Convergence: Upfront planning, communication critical to ensuring success in real-time oncology reviews

Regulatory NewsRegulatory News | 13 September 2022 |  By 

Grace Gao (left) and James Cross (right)

PHOENIX, AZ – Developing an application through FDA’s real-time oncology review (RTOR) program is a labor-intensive process. Companies should have an “all-hands on deck mentality” as soon as clinical data becomes available and be prepared to answer questions from the US Food and Drug Administration (FDA) quickly, said panelists at a session on FDA oncology initiatives on a 13 September at RAPS Convergence 2022.
 
During the discussion, an industry expert said the benefits of submitting a product through the RTOR pathway can shave two months off the review time.
 
James Cross, vice president, regulatory affairs at Asher Biotherapeutics, said that going through the ROTR filing process “can get pretty complicated, but if you do a lot of work upfront, you will have a less challenging clinical development program.”
 
The pilot was announced in 2018 to facilitate earlier review of promising new cancer treatments; the program enables FDA to use “topline results and datasets, after datasets are locked, to support an earlier start to the application review.” (RELATED: FDA credits pilots for three-week review of new Kisqali indication, Regulatory Focus 20 July 2018)
 
FDA published its draft guidance on real-time oncology review in July 2022. (RELATED: FDA explains the ins and outs of real-time oncology review program in new guidance, Regulatory Focus 26 July 2022)
 
Tamy Kim, director of regulatory affairs and policy at FDA’s Oncology Center for Excellence, said the total number of approved applications submitted through the RTOR pathway increased from 18 new molecular entities (NMEs) and supplemental applications in 2020 to 30 in 2021.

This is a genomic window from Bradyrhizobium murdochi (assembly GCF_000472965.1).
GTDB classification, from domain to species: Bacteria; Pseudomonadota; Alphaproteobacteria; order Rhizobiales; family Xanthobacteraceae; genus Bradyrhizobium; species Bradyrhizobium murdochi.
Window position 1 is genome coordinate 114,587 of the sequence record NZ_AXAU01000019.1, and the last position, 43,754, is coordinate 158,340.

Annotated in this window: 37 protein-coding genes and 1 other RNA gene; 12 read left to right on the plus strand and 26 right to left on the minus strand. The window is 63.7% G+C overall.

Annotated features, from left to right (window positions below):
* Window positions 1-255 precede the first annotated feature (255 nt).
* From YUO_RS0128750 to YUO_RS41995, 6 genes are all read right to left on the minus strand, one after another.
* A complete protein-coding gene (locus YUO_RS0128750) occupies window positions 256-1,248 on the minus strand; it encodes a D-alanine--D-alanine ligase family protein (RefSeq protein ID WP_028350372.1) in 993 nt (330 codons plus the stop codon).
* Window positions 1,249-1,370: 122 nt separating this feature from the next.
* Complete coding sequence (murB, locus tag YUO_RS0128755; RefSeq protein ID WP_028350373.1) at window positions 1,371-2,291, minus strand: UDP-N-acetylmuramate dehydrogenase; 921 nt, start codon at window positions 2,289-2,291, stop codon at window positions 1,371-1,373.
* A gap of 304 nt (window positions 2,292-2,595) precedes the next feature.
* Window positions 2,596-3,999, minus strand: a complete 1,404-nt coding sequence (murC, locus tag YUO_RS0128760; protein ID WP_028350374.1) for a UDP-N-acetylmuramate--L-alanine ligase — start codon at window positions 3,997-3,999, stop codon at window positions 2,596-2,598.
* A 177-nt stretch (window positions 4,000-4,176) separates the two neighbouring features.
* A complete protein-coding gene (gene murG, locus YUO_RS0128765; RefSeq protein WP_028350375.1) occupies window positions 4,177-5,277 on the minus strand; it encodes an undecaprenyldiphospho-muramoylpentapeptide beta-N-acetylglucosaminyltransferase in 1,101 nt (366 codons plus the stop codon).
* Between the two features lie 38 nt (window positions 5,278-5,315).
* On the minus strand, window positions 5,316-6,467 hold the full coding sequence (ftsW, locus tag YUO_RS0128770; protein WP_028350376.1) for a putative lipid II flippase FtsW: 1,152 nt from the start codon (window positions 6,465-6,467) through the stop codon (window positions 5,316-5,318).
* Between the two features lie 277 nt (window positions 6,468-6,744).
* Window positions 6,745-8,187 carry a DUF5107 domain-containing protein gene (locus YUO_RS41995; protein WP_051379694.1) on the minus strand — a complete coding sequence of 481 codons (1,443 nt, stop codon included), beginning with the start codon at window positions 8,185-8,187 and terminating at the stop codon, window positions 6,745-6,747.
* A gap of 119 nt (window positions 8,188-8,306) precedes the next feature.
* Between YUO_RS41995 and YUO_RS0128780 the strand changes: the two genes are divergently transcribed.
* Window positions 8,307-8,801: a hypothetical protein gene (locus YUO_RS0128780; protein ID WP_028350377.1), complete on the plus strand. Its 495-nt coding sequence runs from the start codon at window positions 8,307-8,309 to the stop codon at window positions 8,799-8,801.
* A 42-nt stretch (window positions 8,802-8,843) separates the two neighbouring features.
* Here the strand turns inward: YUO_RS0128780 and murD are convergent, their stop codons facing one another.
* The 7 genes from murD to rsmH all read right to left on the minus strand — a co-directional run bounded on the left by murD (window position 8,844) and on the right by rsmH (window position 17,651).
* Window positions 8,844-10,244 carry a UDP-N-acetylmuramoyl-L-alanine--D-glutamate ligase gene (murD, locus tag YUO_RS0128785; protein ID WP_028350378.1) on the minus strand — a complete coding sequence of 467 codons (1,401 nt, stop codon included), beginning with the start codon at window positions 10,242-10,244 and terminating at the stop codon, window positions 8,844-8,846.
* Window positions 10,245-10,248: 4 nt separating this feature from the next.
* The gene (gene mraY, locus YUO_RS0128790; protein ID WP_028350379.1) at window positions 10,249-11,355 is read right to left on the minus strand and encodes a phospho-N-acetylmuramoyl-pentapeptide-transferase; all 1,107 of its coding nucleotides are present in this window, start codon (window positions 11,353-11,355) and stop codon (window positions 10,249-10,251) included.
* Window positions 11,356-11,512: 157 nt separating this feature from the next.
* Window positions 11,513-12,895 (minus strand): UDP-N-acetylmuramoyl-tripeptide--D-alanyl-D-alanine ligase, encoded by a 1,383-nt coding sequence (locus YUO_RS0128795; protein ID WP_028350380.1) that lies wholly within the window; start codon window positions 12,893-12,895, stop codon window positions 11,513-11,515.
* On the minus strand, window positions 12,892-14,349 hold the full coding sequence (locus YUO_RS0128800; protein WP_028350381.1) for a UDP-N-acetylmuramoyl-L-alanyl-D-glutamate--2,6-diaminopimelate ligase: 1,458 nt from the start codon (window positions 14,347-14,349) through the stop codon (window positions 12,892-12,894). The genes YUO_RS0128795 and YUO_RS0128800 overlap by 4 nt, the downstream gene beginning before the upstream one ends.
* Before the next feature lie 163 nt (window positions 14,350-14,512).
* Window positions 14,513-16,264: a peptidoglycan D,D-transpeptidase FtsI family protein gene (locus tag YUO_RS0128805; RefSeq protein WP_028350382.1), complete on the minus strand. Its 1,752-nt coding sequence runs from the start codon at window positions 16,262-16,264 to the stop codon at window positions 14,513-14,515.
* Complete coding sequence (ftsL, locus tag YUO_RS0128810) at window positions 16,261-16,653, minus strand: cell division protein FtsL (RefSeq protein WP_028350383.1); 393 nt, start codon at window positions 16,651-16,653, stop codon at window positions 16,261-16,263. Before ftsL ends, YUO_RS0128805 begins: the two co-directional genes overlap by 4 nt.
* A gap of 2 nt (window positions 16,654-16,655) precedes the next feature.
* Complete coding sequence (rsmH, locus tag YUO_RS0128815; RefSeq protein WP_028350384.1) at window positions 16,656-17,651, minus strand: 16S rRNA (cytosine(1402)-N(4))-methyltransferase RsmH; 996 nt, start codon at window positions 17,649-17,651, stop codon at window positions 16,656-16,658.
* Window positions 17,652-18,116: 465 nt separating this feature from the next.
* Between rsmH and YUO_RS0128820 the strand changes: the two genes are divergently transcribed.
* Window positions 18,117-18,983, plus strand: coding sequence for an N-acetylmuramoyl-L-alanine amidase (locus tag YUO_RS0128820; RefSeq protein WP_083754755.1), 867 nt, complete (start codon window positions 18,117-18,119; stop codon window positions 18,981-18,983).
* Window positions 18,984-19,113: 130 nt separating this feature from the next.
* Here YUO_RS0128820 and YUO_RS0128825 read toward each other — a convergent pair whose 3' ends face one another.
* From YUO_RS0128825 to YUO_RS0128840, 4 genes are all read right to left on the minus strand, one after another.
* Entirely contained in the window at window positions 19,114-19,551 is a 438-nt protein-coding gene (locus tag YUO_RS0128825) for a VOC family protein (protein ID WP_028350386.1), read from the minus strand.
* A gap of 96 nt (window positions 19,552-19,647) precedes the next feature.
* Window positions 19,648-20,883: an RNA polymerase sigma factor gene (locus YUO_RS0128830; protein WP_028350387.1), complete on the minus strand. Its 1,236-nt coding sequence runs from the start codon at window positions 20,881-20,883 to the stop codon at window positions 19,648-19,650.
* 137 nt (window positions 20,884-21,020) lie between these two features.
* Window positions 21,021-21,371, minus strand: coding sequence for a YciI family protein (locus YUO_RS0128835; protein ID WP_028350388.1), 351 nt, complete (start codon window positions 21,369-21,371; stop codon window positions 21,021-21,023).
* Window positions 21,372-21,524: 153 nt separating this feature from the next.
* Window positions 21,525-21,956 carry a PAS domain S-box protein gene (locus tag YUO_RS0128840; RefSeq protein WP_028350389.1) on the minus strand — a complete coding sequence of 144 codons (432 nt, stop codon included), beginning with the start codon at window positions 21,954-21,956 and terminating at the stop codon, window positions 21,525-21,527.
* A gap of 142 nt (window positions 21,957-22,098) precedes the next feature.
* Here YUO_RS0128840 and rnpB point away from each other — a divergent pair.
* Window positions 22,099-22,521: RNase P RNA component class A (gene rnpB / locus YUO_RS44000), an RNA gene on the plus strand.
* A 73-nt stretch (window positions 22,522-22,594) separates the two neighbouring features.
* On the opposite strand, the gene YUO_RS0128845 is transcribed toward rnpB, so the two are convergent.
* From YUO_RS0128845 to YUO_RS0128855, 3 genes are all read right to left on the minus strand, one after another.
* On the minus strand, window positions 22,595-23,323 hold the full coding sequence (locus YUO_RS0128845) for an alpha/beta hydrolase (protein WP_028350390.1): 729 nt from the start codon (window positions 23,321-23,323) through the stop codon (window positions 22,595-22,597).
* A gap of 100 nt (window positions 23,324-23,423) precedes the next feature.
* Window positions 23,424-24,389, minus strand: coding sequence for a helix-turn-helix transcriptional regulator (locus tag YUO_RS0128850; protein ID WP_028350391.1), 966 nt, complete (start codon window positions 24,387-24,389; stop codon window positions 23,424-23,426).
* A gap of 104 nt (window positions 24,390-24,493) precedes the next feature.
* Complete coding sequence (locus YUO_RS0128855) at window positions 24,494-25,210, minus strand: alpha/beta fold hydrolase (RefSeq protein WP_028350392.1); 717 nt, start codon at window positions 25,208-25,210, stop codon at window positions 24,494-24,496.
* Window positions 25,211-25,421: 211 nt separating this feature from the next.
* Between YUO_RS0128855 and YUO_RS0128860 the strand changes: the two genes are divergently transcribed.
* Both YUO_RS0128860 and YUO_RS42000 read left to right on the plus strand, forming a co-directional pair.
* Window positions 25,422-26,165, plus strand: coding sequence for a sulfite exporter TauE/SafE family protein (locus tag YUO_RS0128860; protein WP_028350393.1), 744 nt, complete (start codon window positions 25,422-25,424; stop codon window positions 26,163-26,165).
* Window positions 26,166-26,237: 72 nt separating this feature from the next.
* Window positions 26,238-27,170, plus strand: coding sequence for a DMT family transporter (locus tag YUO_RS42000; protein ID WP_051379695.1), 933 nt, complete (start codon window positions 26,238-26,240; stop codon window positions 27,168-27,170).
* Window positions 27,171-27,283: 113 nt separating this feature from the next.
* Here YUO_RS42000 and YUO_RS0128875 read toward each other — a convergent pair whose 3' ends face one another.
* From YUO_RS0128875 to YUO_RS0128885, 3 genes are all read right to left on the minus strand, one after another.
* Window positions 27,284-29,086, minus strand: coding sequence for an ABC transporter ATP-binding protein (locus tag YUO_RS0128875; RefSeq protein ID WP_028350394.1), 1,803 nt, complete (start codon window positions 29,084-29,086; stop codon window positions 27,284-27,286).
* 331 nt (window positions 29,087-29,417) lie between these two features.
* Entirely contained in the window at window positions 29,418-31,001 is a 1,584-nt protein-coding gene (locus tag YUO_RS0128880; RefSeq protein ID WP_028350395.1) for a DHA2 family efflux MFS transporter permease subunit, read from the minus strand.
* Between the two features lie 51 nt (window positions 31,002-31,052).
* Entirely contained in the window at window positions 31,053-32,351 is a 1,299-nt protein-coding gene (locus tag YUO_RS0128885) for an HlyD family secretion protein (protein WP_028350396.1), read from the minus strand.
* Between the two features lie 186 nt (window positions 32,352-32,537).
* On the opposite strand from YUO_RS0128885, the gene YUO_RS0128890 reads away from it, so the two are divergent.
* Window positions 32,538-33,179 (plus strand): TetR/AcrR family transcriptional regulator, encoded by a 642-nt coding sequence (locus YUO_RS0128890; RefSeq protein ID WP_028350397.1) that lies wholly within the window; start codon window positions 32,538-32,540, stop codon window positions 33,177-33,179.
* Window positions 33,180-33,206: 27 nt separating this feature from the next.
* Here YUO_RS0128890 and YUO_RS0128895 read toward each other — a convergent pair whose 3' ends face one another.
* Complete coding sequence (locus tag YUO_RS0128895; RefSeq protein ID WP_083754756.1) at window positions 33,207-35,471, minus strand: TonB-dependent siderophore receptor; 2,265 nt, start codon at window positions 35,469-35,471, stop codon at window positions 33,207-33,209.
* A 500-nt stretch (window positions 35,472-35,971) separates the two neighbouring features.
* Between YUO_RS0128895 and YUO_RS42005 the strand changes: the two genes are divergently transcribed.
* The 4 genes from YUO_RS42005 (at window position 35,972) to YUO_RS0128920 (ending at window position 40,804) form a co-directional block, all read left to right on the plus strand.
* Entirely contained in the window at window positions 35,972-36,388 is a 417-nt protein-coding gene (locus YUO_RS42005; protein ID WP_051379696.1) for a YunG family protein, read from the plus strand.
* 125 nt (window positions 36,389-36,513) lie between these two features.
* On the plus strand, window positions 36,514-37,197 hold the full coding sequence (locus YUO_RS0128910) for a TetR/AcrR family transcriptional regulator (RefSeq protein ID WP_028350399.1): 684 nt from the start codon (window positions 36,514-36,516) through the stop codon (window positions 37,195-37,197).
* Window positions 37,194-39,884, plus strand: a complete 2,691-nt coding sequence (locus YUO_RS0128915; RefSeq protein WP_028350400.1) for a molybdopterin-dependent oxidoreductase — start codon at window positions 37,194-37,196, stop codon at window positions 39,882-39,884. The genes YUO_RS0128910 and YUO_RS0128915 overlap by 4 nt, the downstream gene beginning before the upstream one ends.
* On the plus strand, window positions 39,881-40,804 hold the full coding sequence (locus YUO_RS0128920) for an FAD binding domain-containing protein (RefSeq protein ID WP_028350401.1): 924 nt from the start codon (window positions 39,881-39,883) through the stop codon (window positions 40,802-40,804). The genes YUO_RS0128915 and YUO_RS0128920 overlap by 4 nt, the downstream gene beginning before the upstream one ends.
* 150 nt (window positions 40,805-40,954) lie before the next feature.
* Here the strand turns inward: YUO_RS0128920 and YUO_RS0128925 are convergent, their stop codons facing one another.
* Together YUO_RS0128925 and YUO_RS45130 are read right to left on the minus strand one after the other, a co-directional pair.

About 27% of oncology applications are now submitted through the RTOR while 28% of supplemental applications are submitted through RTOR.
 
All hands on deck
 
Grace Gao, regulatory program manager at Roche, discussed the company’s experience with real-time oncology review. The company has submitted six applications through the RTOR pathway, including ones for Kadcyla (trastuzumab emtansine), Tecentriq (atezolizumab), Venclexta (venetoclax) and Gavreto (pralsetinib).
 
Gao said that once FDA accepts the products for the ROTR program, “It is all hands-on deck once you get the data.” It is important to have enough staff available and be ready to answer questions quickly from FDA, she said. Sponsors should also be aware that safety update reports may be requested sooner than the typical timelines and that different review divisions may have different preferences for how they expect to communicate with sponsors.
 
“We have to seek alignment on the expected level of communication, the type of method and the frequency,” Gao said, adding that some review divisions may want somewhat biweekly meetings while some may want communications offline or through emails.
 
Gao encouraged sponsors to use the assessment aid in their ROTR, which is a voluntary submission tool designed by OCE to increase review efficiency and consistency.
 
One of the benefits of the intense review process is that applications can undergo a quicker review, though the Prescription Drug User Fee Act (PDUFA) goal date is unchanged with RTOR.
 
“We did see two months earlier compared to PDUFA review time,” Gao said.
 
During a question-and-answer session, panelists were asked whether developing a quality target product profile (QTPP) for the drug helps expedite the submission process.
 
“The TPP is definitely something that we value, yet this has to come up organically. It takes time to develop a QTPP,” Cross said.
 
RAPS Convergence

 

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